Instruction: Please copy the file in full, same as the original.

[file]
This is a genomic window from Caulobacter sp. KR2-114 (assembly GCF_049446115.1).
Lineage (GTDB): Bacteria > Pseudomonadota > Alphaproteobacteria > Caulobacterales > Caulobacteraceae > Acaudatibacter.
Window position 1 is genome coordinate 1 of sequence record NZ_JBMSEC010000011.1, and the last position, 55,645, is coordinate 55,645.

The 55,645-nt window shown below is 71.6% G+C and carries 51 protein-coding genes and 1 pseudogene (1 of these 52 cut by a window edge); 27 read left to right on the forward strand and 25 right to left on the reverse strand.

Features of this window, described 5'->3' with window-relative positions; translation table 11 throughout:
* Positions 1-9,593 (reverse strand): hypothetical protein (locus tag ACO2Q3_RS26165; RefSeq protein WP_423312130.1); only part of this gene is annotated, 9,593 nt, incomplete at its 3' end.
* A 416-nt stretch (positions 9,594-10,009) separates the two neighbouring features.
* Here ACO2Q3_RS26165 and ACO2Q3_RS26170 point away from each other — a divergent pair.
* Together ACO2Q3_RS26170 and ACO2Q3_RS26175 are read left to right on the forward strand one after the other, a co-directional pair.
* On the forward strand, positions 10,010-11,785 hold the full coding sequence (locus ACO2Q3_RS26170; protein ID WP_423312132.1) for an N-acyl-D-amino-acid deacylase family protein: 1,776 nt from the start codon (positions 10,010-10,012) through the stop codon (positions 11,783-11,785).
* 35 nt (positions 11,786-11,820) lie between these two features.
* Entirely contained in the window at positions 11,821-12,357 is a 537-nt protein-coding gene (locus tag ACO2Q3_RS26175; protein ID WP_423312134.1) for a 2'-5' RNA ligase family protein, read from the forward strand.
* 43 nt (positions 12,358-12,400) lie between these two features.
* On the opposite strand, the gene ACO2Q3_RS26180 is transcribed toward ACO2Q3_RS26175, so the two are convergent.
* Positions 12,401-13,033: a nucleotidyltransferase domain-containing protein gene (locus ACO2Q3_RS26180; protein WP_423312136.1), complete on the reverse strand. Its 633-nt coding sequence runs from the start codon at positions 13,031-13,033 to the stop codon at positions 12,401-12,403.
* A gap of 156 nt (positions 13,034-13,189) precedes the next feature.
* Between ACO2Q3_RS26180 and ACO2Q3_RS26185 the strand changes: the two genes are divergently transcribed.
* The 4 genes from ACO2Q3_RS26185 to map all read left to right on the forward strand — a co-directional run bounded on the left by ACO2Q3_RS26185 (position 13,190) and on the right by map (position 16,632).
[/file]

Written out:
This is a genomic window from Caulobacter sp. KR2-114 (assembly GCF_049446115.1).
Lineage (GTDB): Bacteria > Pseudomonadota > Alphaproteobacteria > Caulobacterales > Caulobacteraceae > Acaudatibacter.
Window position 1 is genome coordinate 1 of sequence record NZ_JBMSEC010000011.1, and the last position, 55,645, is coordinate 55,645.

The 55,645-nt window shown below is 71.6% G+C and carries 51 protein-coding genes and 1 pseudogene (1 of these 52 cut by a window edge); 27 read left to right on the forward strand and 25 right to left on the reverse strand.

Features of this window, described 5'->3' with window-relative positions; translation table 11 throughout:
* Positions 1-9,593 (reverse strand): hypothetical protein (locus tag ACO2Q3_RS26165; RefSeq protein WP_423312130.1); only part of this gene is annotated, 9,593 nt, incomplete at its 3' end.
* A 416-nt stretch (positions 9,594-10,009) separates the two neighbouring features.
* Here ACO2Q3_RS26165 and ACO2Q3_RS26170 point away from each other — a divergent pair.
* Together ACO2Q3_RS26170 and ACO2Q3_RS26175 are read left to right on the forward strand one after the other, a co-directional pair.
* On the forward strand, positions 10,010-11,785 hold the full coding sequence (locus ACO2Q3_RS26170; protein ID WP_423312132.1) for an N-acyl-D-amino-acid deacylase family protein: 1,776 nt from the start codon (positions 10,010-10,012) through the stop codon (positions 11,783-11,785).
* 35 nt (positions 11,786-11,820) lie between these two features.
* Entirely contained in the window at positions 11,821-12,357 is a 537-nt protein-coding gene (locus tag ACO2Q3_RS26175; protein ID WP_423312134.1) for a 2'-5' RNA ligase family protein, read from the forward strand.
* 43 nt (positions 12,358-12,400) lie between these two features.
* On the opposite strand, the gene ACO2Q3_RS26180 is transcribed toward ACO2Q3_RS26175, so the two are convergent.
* Positions 12,401-13,033: a nucleotidyltransferase domain-containing protein gene (locus ACO2Q3_RS26180; protein WP_423312136.1), complete on the reverse strand. Its 633-nt coding sequence runs from the start codon at positions 13,031-13,033 to the stop codon at positions 12,401-12,403.
* A gap of 156 nt (positions 13,034-13,189) precedes the next feature.
* Between ACO2Q3_RS26180 and ACO2Q3_RS26185 the strand changes: the two genes are divergently transcribed.
* The 4 genes from ACO2Q3_RS26185 to map all read left to right on the forward strand — a co-directional run bounded on the left by ACO2Q3_RS26185 (position 13,190) and on the right by map (position 16,632).